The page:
Goldsboro City Council expected to approve budget Monday
By Anessa Myers
Published in News on June 22, 2008 2:02 AM
Nearly two months after the 2008-09 city budget was proposed, the Goldsboro City Council will reconvene Monday at noon to hold a continuation of the June 16 council meeting for one purpose -- to approve the $48.2 million spending plan.
The budget was expected to be approved at the June 2 meeting, after the council held a public hearing on it at the May 19 meeting. But council members delayed action on the budget then and again at the council meeting last Monday.
City Manager Joe Huffman said that there won't be any significant changes from what was brought to the public in May.
"They are basically going to make a change on which fund they take money out of on the travel and tourism piece," he said.
The council decided that the tourism council can use what is left in the current budget and will not receive any more money for tourism development efforts in the 2008-09 budget.
The reasoning for this move was based on two points, Huffman said.
"First, it was felt that there really shouldn't be a need to maintain a fund balance for tourism development efforts. It was shared (by the council) that, if these monies are collected, they should be used. It was felt that the fund balance could be utilized for the purpose of funding this component and the nonprofit decisions made by the tourism council (for organizations like the Arts Council, Waynesborough Village and Wayne County Museum),"
The other reason the council decided to forgo monetary ventures toward tourism for next fiscal year was because of "a strong interest in keeping as much money as possible in the Civic Center Fund," Huffman said.
"Some members of the council are very interested in moving forward with a Civic Center in the near future, and they want to make sure that this fund is not depleted any more than is necessary," Huffman added. "Basically, the thinking is that it is better to reduce the amount of fund balance for tourism development efforts than to reduce the amount available to build the facility."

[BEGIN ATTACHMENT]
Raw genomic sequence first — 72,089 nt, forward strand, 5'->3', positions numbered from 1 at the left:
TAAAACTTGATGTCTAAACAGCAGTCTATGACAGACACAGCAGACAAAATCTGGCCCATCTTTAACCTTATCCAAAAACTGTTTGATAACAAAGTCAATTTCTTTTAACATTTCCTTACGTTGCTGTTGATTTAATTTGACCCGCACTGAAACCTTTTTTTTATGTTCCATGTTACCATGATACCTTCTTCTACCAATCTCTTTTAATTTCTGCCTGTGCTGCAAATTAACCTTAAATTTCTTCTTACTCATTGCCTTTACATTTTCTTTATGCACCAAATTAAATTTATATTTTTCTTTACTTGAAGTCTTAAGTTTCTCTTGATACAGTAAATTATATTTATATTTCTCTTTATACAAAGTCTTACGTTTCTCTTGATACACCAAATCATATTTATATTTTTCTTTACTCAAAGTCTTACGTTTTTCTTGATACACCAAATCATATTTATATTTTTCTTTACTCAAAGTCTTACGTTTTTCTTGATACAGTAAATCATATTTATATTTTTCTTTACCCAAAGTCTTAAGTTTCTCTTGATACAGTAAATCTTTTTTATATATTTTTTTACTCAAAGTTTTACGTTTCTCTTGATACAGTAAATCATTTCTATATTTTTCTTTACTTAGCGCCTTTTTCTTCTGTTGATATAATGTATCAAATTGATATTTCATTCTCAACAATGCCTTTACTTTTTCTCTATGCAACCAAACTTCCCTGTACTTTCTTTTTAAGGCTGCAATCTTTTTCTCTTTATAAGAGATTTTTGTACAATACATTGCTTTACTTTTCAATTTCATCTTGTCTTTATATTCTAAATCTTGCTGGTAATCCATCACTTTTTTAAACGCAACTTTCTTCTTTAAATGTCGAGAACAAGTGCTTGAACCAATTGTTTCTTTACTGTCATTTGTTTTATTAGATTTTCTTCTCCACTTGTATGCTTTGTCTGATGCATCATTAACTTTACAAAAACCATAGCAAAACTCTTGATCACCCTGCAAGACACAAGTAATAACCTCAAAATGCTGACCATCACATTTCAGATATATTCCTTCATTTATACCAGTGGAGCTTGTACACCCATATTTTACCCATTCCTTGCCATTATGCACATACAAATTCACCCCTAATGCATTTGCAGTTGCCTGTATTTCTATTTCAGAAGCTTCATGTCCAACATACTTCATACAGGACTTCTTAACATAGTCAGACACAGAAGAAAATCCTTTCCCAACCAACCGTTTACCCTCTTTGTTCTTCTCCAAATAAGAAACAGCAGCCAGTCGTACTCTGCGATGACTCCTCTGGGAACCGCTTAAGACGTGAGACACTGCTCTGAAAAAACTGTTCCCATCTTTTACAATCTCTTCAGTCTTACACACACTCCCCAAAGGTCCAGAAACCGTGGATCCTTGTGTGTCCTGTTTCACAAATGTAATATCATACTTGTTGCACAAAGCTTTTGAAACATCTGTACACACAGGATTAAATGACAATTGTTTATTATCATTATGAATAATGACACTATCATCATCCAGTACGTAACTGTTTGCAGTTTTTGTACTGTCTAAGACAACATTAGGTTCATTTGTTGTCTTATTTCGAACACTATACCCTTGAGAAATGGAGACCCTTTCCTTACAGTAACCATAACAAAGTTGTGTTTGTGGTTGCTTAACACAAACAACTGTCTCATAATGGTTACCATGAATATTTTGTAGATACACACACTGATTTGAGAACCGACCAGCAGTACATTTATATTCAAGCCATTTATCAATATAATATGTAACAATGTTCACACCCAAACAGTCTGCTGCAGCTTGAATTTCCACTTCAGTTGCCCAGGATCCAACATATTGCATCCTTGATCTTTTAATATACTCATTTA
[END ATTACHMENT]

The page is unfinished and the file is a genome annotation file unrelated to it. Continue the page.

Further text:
The big items in the budget are fuel costs, paying off the debts incurred by the new Paramount Theatre, the building of the soon-to-come Community Recreation Center, the water plant and reclamation facility, and water and sewer line improvements.
Fuel was estimated to cost around $900,000 next year, but as prices continued to rise, the council had to reconsider the amount of money allotted to gasoline and diesel. After several budget sessions, council members and Public Works Director Neil Bartlett agreed that a more realistic number would be closer to $1 million, so they added $500,000 for a total fuel budget of about $1.43 million for the next fiscal year.
The Paramount Theatre costs add up to $681,083 -- $383,996 for debt service and $297,042 for operating costs.
The debt service payments for the recreation center will cost $872,612.
Other high-priced items in need of improvements are Goldsboro's water plant and water reclamation facilities. Included in the proposed budget is $270,000 for preliminary engineering work for the water plant upgrades, $79,000 to dredge the Neuse River at the point of intake to increase water flow and $105,000 for technical supplies and evaluation of the river bank filtration system. The New Hope Lift Station Emergency Generator for the water reclamation facility must also be replaced at a cost of $30,000.
More than $836,500 is included in the budget to replace 2-inch and 8-inch water lines along Ash Street from Jackson Street to Madison Avenue, to replace a 42-inch sewer line along Stoney Creek from Slocumb Street to the U.S. Government Railroad and to pay NCDOT for the relocation of water and sewer mains associated with the U.S. 117 improvements.
The budget does not include a property tax increase, despite Huffman proposing a 5-cent hike early on in the budget process, because council members found ways to move enough money around to cover all of the expenditures. But the budget does include an increase in water and refuse rates starting in July.
Water rates likely will increase 10 percent, meaning that residents may see about $1.40 more per month on their water bill, in order to help pay for future water system projects.
The proposed budget also includes a 50-cent per month rise in refuse fees for residential users. The garbage rate increase means residents might see a rate of $15.50 on their monthly bills instead of the current $15.
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